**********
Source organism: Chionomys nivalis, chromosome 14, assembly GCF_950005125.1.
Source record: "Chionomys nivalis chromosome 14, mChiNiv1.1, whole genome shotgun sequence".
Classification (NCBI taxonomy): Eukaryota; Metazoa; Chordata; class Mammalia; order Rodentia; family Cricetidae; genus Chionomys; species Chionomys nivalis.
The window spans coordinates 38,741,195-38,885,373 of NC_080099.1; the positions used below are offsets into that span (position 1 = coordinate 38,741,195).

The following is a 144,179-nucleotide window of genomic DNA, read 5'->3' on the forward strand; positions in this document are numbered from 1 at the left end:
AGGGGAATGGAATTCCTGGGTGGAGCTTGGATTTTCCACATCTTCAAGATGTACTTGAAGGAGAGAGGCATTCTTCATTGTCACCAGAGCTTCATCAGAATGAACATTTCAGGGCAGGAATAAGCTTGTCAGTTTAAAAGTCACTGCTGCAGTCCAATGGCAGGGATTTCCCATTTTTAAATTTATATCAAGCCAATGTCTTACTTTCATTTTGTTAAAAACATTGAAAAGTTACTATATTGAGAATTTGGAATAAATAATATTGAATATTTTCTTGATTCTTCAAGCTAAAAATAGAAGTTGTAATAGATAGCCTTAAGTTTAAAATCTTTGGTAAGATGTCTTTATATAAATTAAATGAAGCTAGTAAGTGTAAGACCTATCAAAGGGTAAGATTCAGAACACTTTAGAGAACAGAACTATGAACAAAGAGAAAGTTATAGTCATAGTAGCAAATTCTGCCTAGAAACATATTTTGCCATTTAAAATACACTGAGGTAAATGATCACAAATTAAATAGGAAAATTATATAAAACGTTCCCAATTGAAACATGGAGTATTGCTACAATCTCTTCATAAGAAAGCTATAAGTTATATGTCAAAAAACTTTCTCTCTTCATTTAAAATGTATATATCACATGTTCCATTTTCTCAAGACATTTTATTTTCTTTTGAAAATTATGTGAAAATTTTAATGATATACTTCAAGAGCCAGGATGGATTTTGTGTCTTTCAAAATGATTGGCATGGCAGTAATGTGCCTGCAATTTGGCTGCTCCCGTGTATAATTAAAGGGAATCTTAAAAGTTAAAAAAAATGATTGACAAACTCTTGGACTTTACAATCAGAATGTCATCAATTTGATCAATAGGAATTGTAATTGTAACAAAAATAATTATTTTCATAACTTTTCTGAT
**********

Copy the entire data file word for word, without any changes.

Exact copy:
Source organism: Chionomys nivalis, chromosome 14, assembly GCF_950005125.1.
Source record: "Chionomys nivalis chromosome 14, mChiNiv1.1, whole genome shotgun sequence".
Classification (NCBI taxonomy): Eukaryota; Metazoa; Chordata; class Mammalia; order Rodentia; family Cricetidae; genus Chionomys; species Chionomys nivalis.
The window spans coordinates 38,741,195-38,885,373 of NC_080099.1; the positions used below are offsets into that span (position 1 = coordinate 38,741,195).

The following is a 144,179-nucleotide window of genomic DNA, read 5'->3' on the forward strand; positions in this document are numbered from 1 at the left end:
AGGGGAATGGAATTCCTGGGTGGAGCTTGGATTTTCCACATCTTCAAGATGTACTTGAAGGAGAGAGGCATTCTTCATTGTCACCAGAGCTTCATCAGAATGAACATTTCAGGGCAGGAATAAGCTTGTCAGTTTAAAAGTCACTGCTGCAGTCCAATGGCAGGGATTTCCCATTTTTAAATTTATATCAAGCCAATGTCTTACTTTCATTTTGTTAAAAACATTGAAAAGTTACTATATTGAGAATTTGGAATAAATAATATTGAATATTTTCTTGATTCTTCAAGCTAAAAATAGAAGTTGTAATAGATAGCCTTAAGTTTAAAATCTTTGGTAAGATGTCTTTATATAAATTAAATGAAGCTAGTAAGTGTAAGACCTATCAAAGGGTAAGATTCAGAACACTTTAGAGAACAGAACTATGAACAAAGAGAAAGTTATAGTCATAGTAGCAAATTCTGCCTAGAAACATATTTTGCCATTTAAAATACACTGAGGTAAATGATCACAAATTAAATAGGAAAATTATATAAAACGTTCCCAATTGAAACATGGAGTATTGCTACAATCTCTTCATAAGAAAGCTATAAGTTATATGTCAAAAAACTTTCTCTCTTCATTTAAAATGTATATATCACATGTTCCATTTTCTCAAGACATTTTATTTTCTTTTGAAAATTATGTGAAAATTTTAATGATATACTTCAAGAGCCAGGATGGATTTTGTGTCTTTCAAAATGATTGGCATGGCAGTAATGTGCCTGCAATTTGGCTGCTCCCGTGTATAATTAAAGGGAATCTTAAAAGTTAAAAAAAATGATTGACAAACTCTTGGACTTTACAATCAGAATGTCATCAATTTGATCAATAGGAATTGTAATTGTAACAAAAATAATTATTTTCATAACTTTTCTGAT